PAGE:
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What are the three things you believe are most important in making a relationship better? What have been your experiences?

In my fifties, I have discovered a GREAT relationship. However, I thought I had it before, and for a variety of reasons, those relationships failed. Looking back, I can see why, and I know that although I had my failings, a couple of times those relationship failures had nothing to do with me - circumstances over which I had no direct control intervened and changed everything.

However, now I have found what I was really looking for and we are married, committed to each other "for this world and the next", which we put into our wedding vows.

The three things I place most importance on are:
1: Listening. I now take time to listen intently to what Susan is talking about. There's a couple of reasons, not the least being that she is incredibly intelligent and is always worth listening to. However, it's always interesting - she is from the far side of the planet to me, a 12 hour time zone difference, and there is so much we want to learn about each other's different life experiences.
2: Time to talk and share. Not just time watching TV, but time invested in doing things together, such as developing the business, discussing strategies, as well as talking about life, family, what to do at Christmas, and much more. Time to share, to express and to just BE together.
2: Honesty. We had a learning experience early on, when I had some issues with an Ex that I thought I could resolve on my own. Bad move. Susan not only had better ideas about it, she understood the other end of the situation, being female, and could make suggestions that worked. However, not telling her everything early on delayed the resolution and hurt her too, as she wondered firstly if there were trust issues, and secondly, she wondered if there was "anything else!"

What are the three things that you believe are most important in improving a relationship, or repairing/retrieving a failed relationship?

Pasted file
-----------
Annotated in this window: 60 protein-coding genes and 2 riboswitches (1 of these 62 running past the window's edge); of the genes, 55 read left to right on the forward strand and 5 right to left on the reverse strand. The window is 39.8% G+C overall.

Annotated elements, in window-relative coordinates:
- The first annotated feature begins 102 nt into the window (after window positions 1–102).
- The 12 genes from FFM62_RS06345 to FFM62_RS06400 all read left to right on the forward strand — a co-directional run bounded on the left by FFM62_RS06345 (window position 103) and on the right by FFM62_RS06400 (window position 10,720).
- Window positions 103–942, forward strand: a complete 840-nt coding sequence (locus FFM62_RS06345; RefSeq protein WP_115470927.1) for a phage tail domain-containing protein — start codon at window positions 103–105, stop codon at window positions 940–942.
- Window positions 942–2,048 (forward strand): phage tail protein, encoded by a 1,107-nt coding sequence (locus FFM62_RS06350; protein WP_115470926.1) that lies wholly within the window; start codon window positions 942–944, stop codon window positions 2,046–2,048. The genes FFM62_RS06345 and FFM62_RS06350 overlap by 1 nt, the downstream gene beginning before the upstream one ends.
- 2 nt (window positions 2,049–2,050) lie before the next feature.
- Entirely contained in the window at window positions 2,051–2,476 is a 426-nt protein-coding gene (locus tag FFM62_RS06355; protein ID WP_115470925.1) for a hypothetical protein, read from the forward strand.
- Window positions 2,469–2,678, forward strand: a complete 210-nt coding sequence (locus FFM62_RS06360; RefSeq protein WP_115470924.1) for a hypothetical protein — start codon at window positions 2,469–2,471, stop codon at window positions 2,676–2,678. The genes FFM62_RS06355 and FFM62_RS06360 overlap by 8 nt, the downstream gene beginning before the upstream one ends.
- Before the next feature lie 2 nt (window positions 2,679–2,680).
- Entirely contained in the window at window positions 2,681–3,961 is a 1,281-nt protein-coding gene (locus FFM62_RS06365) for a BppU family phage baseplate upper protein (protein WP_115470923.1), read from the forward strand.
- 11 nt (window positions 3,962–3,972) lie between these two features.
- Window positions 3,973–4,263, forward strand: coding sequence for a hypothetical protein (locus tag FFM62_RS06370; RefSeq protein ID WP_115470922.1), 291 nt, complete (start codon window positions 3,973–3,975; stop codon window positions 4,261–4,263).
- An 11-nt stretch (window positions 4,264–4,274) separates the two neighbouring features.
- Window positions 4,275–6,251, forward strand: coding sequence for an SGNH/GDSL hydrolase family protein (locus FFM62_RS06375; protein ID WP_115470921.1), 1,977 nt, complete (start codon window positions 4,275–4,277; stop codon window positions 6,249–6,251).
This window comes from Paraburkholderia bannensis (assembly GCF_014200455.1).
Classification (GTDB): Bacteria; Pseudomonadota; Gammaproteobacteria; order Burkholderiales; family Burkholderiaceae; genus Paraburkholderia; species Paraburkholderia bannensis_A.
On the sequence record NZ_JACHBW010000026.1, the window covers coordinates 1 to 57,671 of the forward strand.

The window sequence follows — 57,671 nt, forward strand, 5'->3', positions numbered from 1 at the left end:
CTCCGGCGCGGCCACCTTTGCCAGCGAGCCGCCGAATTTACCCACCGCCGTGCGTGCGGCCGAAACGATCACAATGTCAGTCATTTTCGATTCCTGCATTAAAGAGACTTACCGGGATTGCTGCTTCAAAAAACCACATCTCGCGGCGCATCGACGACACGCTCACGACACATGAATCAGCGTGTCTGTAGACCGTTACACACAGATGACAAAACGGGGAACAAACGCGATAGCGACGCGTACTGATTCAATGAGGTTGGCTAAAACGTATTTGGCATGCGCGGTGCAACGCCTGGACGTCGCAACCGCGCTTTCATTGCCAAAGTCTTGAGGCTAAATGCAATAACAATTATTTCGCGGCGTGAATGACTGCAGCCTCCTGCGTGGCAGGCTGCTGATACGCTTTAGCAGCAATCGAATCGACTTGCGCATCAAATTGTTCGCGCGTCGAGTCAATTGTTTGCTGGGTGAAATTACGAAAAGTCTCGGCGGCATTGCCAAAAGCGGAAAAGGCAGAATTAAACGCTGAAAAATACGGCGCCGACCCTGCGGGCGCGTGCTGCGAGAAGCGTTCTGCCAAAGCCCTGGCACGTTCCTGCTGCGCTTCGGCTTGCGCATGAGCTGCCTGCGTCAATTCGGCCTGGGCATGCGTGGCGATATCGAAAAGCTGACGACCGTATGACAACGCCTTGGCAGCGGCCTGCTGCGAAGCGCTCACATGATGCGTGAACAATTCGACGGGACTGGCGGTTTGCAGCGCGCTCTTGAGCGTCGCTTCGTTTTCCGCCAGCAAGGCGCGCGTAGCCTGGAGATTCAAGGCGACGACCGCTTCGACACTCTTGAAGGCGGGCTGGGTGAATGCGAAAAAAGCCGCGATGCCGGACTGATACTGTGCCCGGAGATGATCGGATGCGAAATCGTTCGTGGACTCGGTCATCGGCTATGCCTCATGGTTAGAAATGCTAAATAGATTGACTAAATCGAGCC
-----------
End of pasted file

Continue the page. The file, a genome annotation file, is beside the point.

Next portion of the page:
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    Nov 14 2013: I guess this issue will remain unanswered, since there is no key to happy and joyous relationships. Different people need different things, and it would be a challenge to single out some universals. Anyway, I reckon there is a bunch of things one needs to take into consideration if you find the relationship serious.

    First and foremost, there must be a divine particle. I am absolutely serious here, it is something beyond our understanding, beyond words. It happens when you are around the person you are in love with, you do not want this moment to end. Whether happy or miserable, you want to run to them and share your thoughts or emotions. It is your final destination, just 'your person".

    It must be somebody you trust, who can guide you through your successes and failures without judgement, but with a healthy dose of criticism. I believe it must be somebody whose presence does not trouble you in the long run - you can sit next to each other in silence and it does not feel awkward.

    I would also enumerate tolerance and ability to have a comprise. There will be plenty of instances along the way when we simply don't agree on fundamental matters. Of course we can force our own mindset and view, but for both sides to be happy, sometimes we will need to give up our own comfort and happiness for the sake of our beloved one.
    • Nov 14 2013: I LOVE your "Divine Particle" concept. I hadn't heard it expressed that way before and it works for me.

      Your other two points are great also, and very important. Especially the 'comfortable silence' point. Filling up your lives with rubbish, so as not to feel uncomfortable with a space is crucial. So many fall into that trap and then lose the ability to communicate when necessary...
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      Nov 14 2013: Excellent post, I too like your concept of the "divine particle." You are quite right on the the fact that this concept is something beyond our understanding, as even with my previous long-term relationships, I had found myself experiencing a bond of which words alone can't really describe. In my post, I simply described this concept as "love," yet such a bond truly extends beyond shared feelings, interests, and personality traits.

      What I find quite interesting is why this "divine particle" can be relatively one-sided. In other words, the feeling that an individual is "just your person" does not necessitate that this individual has the same feelings. Speaking from experience, sometimes a relationship can be "forced," leaving one individual to feel more strongly than the other. That being said, I believe that a successful relationship hinges upon both individuals feeling just as strongly for one another.

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